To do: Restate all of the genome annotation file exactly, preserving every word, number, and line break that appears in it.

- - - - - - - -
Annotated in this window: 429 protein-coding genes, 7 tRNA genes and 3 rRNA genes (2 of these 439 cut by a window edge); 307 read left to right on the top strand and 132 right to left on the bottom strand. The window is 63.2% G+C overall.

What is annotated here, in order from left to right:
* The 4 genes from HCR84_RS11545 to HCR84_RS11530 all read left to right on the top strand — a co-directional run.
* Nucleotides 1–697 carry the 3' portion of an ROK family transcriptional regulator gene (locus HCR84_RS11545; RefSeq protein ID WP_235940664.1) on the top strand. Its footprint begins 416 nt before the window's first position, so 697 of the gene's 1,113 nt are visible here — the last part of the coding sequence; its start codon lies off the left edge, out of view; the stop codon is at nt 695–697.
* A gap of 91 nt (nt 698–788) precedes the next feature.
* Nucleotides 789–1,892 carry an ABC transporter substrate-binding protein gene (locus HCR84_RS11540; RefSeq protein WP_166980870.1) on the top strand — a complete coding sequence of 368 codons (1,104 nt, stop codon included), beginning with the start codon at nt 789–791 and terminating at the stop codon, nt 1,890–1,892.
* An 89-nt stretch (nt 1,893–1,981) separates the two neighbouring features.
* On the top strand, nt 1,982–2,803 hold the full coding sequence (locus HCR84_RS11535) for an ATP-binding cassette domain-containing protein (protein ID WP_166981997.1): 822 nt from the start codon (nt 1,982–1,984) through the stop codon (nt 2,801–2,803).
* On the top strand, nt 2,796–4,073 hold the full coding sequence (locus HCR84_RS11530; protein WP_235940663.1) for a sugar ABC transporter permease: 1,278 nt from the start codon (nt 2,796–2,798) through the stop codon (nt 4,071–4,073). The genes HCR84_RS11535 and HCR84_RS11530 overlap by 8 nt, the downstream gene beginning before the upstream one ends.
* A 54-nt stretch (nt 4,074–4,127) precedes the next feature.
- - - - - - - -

Annotated in this window: 429 protein-coding genes, 7 tRNA genes and 3 rRNA genes (2 of these 439 cut by a window edge); 307 read left to right on the top strand and 132 right to left on the bottom strand. The window is 63.2% G+C overall.

What is annotated here, in order from left to right:
* The 4 genes from HCR84_RS11545 to HCR84_RS11530 all read left to right on the top strand — a co-directional run.
* Nucleotides 1–697 carry the 3' portion of an ROK family transcriptional regulator gene (locus HCR84_RS11545; RefSeq protein ID WP_235940664.1) on the top strand. Its footprint begins 416 nt before the window's first position, so 697 of the gene's 1,113 nt are visible here — the last part of the coding sequence; its start codon lies off the left edge, out of view; the stop codon is at nt 695–697.
* A gap of 91 nt (nt 698–788) precedes the next feature.
* Nucleotides 789–1,892 carry an ABC transporter substrate-binding protein gene (locus HCR84_RS11540; RefSeq protein WP_166980870.1) on the top strand — a complete coding sequence of 368 codons (1,104 nt, stop codon included), beginning with the start codon at nt 789–791 and terminating at the stop codon, nt 1,890–1,892.
* An 89-nt stretch (nt 1,893–1,981) separates the two neighbouring features.
* On the top strand, nt 1,982–2,803 hold the full coding sequence (locus HCR84_RS11535) for an ATP-binding cassette domain-containing protein (protein ID WP_166981997.1): 822 nt from the start codon (nt 1,982–1,984) through the stop codon (nt 2,801–2,803).
* On the top strand, nt 2,796–4,073 hold the full coding sequence (locus HCR84_RS11530; protein WP_235940663.1) for a sugar ABC transporter permease: 1,278 nt from the start codon (nt 2,796–2,798) through the stop codon (nt 4,071–4,073). The genes HCR84_RS11535 and HCR84_RS11530 overlap by 8 nt, the downstream gene beginning before the upstream one ends.
* A 54-nt stretch (nt 4,074–4,127) precedes the next feature.